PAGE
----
By Mary Kate McGrath - March 19, 2020
In early March, with the novel coronavirus spreading across the United States, K-12 schools are increasingly making the difficult decision to cancel in-person school weeks, months, or potentially longer. More than 30,000 schools had shuttered as of Friday, impacting nearly 20 million students, most of whom will be moved to online learning platforms, according to the New York Times. Teachers, even those with experience with remote learning, fear how closures will threaten academic progress, safety, and social lives.
For example, running a digital classroom is more difficult with younger children than for adults, and will disproportionately impact low-income students or those with learning disabilities. Adequate training and communication between teachers and administrators can help fix hiccups and get the whole team on board with implementing new technology, including implementing new safety technology.
Health officials, local administrators, and teachers must collaborate to assist in leveraging new technology to manage the classroom. These tools can serve for multiple purposes such as internal communications to share up to date developments on the coronavirus pandemic and geo-polling to provide food or resources to students and staff in need.
Teachers moving to a remote teaching model might be ambivalent about utilizing new technology. But managing student safety is essential, even as schools move to a remote model.
Many teachers are going to have questions for administrators as a new technological tool is put into use. For most, it’s likely that they’re more familiar with physical security tools, such as door locks or physical panic buttons. Many educators, especially those who have been in the field for a long time, might be reticent to embrace new school safety tech. Much like other digital tools, these safety strategies are likely to become more ubiquitous in the coming months or days. Be sure to pay attention to common concerns among teachers about the new technology and encourage their buy-in as the tool is implemented across teams.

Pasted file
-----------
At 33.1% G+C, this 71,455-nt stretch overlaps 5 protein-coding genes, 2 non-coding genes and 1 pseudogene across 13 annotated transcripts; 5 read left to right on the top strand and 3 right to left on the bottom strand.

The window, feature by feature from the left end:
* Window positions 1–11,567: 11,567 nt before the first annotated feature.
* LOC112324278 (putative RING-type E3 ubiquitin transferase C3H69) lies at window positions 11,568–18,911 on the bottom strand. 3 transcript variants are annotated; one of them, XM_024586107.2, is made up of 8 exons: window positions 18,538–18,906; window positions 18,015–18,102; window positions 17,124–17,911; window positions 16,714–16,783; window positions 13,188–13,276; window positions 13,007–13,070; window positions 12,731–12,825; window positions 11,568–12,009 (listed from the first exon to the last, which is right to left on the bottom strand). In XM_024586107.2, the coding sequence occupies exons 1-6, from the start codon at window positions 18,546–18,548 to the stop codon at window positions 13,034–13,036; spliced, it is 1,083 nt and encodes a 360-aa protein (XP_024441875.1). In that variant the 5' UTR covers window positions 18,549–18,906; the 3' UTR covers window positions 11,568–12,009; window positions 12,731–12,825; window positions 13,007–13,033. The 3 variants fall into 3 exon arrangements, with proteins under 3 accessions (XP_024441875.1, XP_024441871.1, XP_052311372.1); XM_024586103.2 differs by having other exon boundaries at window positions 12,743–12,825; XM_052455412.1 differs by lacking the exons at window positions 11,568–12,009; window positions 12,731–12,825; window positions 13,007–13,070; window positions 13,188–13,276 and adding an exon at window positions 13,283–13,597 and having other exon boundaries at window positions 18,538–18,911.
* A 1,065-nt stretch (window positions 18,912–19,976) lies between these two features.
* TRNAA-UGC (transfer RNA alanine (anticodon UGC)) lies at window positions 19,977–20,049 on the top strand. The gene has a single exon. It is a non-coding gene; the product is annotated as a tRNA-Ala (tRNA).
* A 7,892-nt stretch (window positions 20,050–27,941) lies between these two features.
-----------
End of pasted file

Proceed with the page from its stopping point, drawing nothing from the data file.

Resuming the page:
One question teachers might want to know, especially those moving to a remote learning model - is whether or not their personal device is compatible with a school safety technology. If a smartphone has app capability, any personal device can download a mass notification app and leverage its functionality from any location. If the user doesn’t have a smartphone and/or utilizes an older device, they can still benefit from the app. While the user won’t be able to download the app directly to their phone, they can still receive emergency notifications via SMS text-message.
Administrators can encourage teachers to get on board with new school safety technology by highlighting the helpful use cases for the mass notification app, especially with staff, teachers, and students working remotely from home. Below are just a few:
One crucial part of getting teachers on-board with a virtual school-safety program is to communicate throughout the process. If your school system is transitioning to new protocol or safety tools, management of communication with teachers and staff throughout is essential. Investment in a mass notification system might be a valuable tool for administrators looking to communicate to teachers, parents, and staff. Amid major structural changes, such as teachers moving to a remote classroom model or implementing a major new safety tool, reaching out to your team can be essential.
It’s also important to set up a hotline or question-box for any teacher new to using the technology. Communicate throughout implementation, as questions will inevitably come up. Make sure that every teacher feels comfortable signing up for a new technology tool and that they are supported throughout the process. Transition-periods can be difficult regardless of the tool, it's important for teachers to feel like their safety tools are effective and intuitive to use.
Mary Kate is a content specialist and social media manager for the Rave Mobile Safety team. She writes about public safety for the state & local and education spheres.
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